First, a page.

Looking back at my my brief notes from last October, it's amazing (or maybe disgraceful?!) to think that it's taken us over seven months to publish this. We'd promised the family we met that day we'd email them a copy of their group photo - I expect they've given up on us by now! I think I've found their email address written hastily on a scrap of paper - I'll have to contact them and see if it's the right one ...
Since the previous blog entry, I've been away on my third 'Life Coaching' weekend with 'Life Coach Associates'. This time we had a residential weekend in the Kauaeranga Forest Park at the Michael Stead Memorial Lodge, about 14 kms from Thames, on the spectacular Coromandel Peninsula. It was totally inspirational - one of the things we did was to write a story of our life to date and then foresee our future - guess where Barry and I will be by 2013 if all goes to plan?
It's almost winter here in New Zealand, but our temperatures during the daytime are thankfully still around 18-20 degrees Celsius - not like the middle of autumn in England last year ...
Saturday 16 October
We're very aware of the need to get moving now, with only a few days left to get close to Northampton where there's a couple of boatyards - one of which it seems will have the pleasure of selling Northern Pride for us. Barry has a few bits to do on the boat before then, and we need to pack up our accumulated belongings ready to remove them from the boat. We've arranged a hire car to collect us next Thursday so we can travel to my parents house close to Worcester, then at the weekend we're having a 'Walsh family' (and its extensions) weekend in the New Forest.
Last night we searched the boat for our keys, but they weren't to be found. I knew I'd put them on the shelf at the entrance earlier in the day, but they were no longer there. Barry kept asking where 'I'd' put them - reading my emails a short time later I discovered one from Carrie (thanks again!) who sent us a message via the blog - "Did you leave your keys at the waterpoint at Aylesbury by any chance?" - Barry's face broke into a guilty smile when I told him! He suspects it's all to do with the curse from the church, lol!
Incredibly we managed to leave our mooring in Marsworth by 1000hrs, warmed slightly by the sun which was desperately trying to shine for the first time since last weekend.
An adorable thatched cottage near Marsworth
Arriving at the second lock which was almost empty, I saw another boat coming up with a day hire boat full of people - there must've been about nine of them. Two guys got off, without a windlass, so I did the lock and opened gate for them. They informed me they were 'narrowboat virgins', so we duly instructed them on the fine art of locking. I can't believe that the hire company hadn't already done that, they obviously weren't listening!
Under this beautiful bridge, past Grebe Canal Cruises ...
... to be confronted by a train whizzing past - 125mph versus 3mph, I know which I prefer! About two miles further up the line is where 'The Great Train Robbery' occurred in 1963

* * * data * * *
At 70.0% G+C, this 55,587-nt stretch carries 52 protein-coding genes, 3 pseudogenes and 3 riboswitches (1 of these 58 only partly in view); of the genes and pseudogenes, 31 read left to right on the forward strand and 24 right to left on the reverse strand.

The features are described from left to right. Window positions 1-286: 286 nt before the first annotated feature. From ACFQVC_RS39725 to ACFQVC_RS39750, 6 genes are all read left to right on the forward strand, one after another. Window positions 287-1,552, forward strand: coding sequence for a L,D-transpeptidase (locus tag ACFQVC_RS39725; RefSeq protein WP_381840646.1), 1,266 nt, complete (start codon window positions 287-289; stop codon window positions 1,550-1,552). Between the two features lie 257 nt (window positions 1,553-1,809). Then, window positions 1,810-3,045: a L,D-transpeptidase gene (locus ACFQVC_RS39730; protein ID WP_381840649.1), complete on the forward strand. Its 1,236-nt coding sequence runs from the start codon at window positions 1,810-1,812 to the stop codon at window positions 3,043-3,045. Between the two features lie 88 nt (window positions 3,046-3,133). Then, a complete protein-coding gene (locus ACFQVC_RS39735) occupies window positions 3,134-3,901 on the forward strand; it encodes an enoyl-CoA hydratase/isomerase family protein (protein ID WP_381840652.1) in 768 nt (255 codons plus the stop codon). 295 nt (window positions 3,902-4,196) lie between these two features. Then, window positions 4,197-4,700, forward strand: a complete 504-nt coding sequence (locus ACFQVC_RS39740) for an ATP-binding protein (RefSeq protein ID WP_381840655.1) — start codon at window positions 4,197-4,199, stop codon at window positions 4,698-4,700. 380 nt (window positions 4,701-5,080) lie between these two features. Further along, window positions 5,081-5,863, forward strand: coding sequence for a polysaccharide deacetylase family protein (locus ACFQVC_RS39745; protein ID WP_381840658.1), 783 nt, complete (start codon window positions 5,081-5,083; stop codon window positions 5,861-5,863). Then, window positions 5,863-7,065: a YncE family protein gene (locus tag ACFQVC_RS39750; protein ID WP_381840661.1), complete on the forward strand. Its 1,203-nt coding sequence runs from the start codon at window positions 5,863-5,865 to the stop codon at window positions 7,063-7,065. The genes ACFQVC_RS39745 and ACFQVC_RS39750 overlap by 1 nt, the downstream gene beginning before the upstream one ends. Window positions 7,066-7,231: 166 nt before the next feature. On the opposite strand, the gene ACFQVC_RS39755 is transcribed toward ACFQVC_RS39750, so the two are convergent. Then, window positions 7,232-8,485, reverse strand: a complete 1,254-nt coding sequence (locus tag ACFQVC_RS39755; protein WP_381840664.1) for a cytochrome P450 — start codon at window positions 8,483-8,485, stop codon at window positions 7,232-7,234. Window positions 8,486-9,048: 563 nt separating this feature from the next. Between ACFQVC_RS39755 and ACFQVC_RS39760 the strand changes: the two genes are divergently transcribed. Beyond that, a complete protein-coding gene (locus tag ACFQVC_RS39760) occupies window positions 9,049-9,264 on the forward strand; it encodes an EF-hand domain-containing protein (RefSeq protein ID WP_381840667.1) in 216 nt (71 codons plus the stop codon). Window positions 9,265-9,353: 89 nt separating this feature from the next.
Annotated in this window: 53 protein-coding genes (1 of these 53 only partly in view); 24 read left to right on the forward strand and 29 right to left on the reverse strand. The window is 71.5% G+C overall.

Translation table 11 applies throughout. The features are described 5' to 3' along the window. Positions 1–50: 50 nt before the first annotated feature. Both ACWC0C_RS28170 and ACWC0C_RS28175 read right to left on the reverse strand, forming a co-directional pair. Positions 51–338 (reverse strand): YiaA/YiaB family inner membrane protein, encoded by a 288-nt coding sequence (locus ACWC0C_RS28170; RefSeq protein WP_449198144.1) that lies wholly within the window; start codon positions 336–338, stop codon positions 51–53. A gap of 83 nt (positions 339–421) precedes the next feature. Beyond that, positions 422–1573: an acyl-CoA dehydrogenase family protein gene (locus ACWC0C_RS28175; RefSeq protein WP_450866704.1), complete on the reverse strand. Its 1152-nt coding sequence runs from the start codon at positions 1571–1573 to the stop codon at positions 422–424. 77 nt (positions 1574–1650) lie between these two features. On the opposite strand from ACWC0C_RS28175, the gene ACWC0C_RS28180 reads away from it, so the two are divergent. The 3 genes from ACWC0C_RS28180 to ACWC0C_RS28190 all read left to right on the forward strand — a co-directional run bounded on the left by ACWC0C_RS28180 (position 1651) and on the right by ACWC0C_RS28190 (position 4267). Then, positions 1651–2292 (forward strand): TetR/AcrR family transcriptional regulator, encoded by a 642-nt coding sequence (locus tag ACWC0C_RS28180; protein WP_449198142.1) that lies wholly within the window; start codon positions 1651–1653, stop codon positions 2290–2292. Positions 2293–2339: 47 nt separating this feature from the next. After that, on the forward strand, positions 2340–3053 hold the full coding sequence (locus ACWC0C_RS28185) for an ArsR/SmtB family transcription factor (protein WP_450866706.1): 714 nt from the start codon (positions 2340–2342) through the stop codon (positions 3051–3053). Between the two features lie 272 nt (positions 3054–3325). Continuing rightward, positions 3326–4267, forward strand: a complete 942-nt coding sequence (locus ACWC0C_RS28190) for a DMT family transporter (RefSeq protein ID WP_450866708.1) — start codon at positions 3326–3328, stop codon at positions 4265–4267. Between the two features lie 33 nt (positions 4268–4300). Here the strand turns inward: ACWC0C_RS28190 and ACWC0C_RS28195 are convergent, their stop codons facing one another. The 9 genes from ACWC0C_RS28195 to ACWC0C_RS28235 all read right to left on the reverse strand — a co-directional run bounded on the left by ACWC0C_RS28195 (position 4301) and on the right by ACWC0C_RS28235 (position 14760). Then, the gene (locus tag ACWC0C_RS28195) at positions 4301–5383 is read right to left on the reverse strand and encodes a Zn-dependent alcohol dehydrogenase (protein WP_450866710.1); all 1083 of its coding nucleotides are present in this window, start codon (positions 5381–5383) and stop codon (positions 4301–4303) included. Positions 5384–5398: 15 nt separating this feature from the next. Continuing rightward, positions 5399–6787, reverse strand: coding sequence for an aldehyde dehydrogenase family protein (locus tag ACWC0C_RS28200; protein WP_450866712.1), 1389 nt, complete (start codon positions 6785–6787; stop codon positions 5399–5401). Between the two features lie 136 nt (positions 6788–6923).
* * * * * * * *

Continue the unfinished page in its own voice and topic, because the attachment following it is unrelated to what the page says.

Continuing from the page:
At the following lock there were more day hire boaters just leaving - we missed them on the next few then caught up and shared a lock with them. We discovered that it was the parents' 50th wedding anniversary party cruise - what a great way to all celebrate, along with a feast of food on board.
After capturing their delightful family on camera, we left them to turn around and head back to the marina whilst we continued our long stretch to Leighton Buzzard with just a couple more well-spaced out locks.
Despite the promising start, it turned into a freezing cold day, but at least it remained mostly dry apart from a brief downpour at around 1230hrs.
Definitely autumnal colours now, on the trees and falling into the water
We arrived in Leighton Buzzard just after 1600hrs, stopped to stock up at Tesco's, then decided to stay overnight. There was a BW dredger by bridge 114, and notices announcing that the moorings nearby had been 'suspended' that day, but by the time we got there the boat had already passed so we were OK.
I took a walk into town in the hope of finding a charity shop open to look for anything 'yellow' for the quiz night my niece and nephew were organising for the family weekend - sadly I was too late, they'd all closed at 1700hrs. Ah well, there's always tomorrow as Gloria Estefan would say!
The pretty picture from our moorings by the supermarket at Leighton Buzzard
'Fire Station' and 'Post Office' are etched indelibly into these buildings - it's unlikely that either remain so today?!
The parish church with a very narrow office door - no chance of the 'sin' of gluttony entering here!
Is this another opening for a drainpipe such as those we saw on the Notre Dame?
We had a quiet night in, and I retired to bed just after 2100hrs! I'm not terribly keen on dark nights and coldness, it just makes me feel like hibernating - but then that's what the season of winter is all about really isn't it? The death of the old, ready to welcome and celebrate the new life of spring. I'll be experiencing all four seasons in 2011 for the first time in four years, but for now I'm looking forward to a fast forward to the New Zealand spring in November when we return.